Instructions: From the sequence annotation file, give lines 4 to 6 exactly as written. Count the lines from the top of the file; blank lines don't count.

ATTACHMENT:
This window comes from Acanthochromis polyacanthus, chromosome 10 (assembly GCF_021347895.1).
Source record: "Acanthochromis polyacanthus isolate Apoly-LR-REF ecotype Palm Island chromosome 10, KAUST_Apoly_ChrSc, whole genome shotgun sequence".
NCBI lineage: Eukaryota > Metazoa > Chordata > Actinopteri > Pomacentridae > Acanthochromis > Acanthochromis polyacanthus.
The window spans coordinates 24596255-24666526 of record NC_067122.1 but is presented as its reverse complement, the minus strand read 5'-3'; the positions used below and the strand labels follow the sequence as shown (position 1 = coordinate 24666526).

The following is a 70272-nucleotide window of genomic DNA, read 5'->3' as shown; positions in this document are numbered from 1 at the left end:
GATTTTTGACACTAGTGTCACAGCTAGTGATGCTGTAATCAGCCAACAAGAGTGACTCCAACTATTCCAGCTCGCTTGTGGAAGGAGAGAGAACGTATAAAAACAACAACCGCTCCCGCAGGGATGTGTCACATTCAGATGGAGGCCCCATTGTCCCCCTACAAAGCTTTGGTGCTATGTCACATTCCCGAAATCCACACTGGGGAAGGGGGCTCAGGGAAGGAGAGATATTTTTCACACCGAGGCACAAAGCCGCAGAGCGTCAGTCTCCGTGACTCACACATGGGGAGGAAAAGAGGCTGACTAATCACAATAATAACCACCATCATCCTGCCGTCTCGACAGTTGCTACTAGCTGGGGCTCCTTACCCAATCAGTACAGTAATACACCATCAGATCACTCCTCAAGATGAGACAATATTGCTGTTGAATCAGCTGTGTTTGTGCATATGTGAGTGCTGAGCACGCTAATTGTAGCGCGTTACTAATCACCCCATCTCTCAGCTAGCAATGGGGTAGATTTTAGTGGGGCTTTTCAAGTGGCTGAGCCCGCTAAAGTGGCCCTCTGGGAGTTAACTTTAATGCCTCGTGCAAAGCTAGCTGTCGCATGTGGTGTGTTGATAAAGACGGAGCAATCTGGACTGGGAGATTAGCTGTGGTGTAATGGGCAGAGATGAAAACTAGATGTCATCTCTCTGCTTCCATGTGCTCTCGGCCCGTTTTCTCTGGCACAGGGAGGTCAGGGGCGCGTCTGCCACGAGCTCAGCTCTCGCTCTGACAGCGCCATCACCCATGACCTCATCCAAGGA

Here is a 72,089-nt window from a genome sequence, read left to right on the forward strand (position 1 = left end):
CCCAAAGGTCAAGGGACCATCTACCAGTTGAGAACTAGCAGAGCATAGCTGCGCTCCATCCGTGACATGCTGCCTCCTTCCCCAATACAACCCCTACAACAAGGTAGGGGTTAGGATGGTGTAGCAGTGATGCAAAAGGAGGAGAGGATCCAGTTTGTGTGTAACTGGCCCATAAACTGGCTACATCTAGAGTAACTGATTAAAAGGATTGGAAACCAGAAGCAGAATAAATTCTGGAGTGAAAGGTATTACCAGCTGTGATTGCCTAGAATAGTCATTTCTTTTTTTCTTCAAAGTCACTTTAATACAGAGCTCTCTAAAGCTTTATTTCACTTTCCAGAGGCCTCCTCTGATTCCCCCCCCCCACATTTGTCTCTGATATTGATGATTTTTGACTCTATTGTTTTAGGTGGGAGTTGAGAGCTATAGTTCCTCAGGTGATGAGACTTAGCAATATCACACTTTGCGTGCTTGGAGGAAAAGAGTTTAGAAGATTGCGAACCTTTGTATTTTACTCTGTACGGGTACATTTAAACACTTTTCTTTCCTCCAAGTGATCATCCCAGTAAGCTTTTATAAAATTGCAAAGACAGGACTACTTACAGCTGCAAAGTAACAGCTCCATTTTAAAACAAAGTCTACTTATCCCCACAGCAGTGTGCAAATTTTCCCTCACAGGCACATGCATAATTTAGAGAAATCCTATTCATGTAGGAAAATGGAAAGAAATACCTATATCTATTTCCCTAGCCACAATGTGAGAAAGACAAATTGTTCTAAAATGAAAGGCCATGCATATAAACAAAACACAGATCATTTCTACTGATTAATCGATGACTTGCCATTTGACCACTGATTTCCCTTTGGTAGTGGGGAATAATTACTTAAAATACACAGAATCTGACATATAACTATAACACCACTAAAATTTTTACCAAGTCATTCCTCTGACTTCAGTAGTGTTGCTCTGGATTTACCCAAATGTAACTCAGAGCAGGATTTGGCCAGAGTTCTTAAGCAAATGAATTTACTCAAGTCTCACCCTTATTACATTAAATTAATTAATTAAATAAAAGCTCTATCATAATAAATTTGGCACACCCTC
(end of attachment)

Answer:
The window spans coordinates 24596255-24666526 of record NC_067122.1 but is presented as its reverse complement, the minus strand read 5'-3'; the positions used below and the strand labels follow the sequence as shown (position 1 = coordinate 24666526).

The following is a 70272-nucleotide window of genomic DNA, read 5'->3' as shown; positions in this document are numbered from 1 at the left end:
GATTTTTGACACTAGTGTCACAGCTAGTGATGCTGTAATCAGCCAACAAGAGTGACTCCAACTATTCCAGCTCGCTTGTGGAAGGAGAGAGAACGTATAAAAACAACAACCGCTCCCGCAGGGATGTGTCACATTCAGATGGAGGCCCCATTGTCCCCCTACAAAGCTTTGGTGCTATGTCACATTCCCGAAATCCACACTGGGGAAGGGGGCTCAGGGAAGGAGAGATATTTTTCACACCGAGGCACAAAGCCGCAGAGCGTCAGTCTCCGTGACTCACACATGGGGAGGAAAAGAGGCTGACTAATCACAATAATAACCACCATCATCCTGCCGTCTCGACAGTTGCTACTAGCTGGGGCTCCTTACCCAATCAGTACAGTAATACACCATCAGATCACTCCTCAAGATGAGACAATATTGCTGTTGAATCAGCTGTGTTTGTGCATATGTGAGTGCTGAGCACGCTAATTGTAGCGCGTTACTAATCACCCCATCTCTCAGCTAGCAATGGGGTAGATTTTAGTGGGGCTTTTCAAGTGGCTGAGCCCGCTAAAGTGGCCCTCTGGGAGTTAACTTTAATGCCTCGTGCAAAGCTAGCTGTCGCATGTGGTGTGTTGATAAAGACGGAGCAATCTGGACTGGGAGATTAGCTGTGGTGTAATGGGCAGAGATGAAAACTAGATGTCATCTCTCTGCTTCCATGTGCTCTCGGCCCGTTTTCTCTGGCACAGGGAGGTCAGGGGCGCGTCTGCCACGAGCTCAGCTCTCGCTCTGACAGCGCCATCACCCATGACCTCATCCAAGGA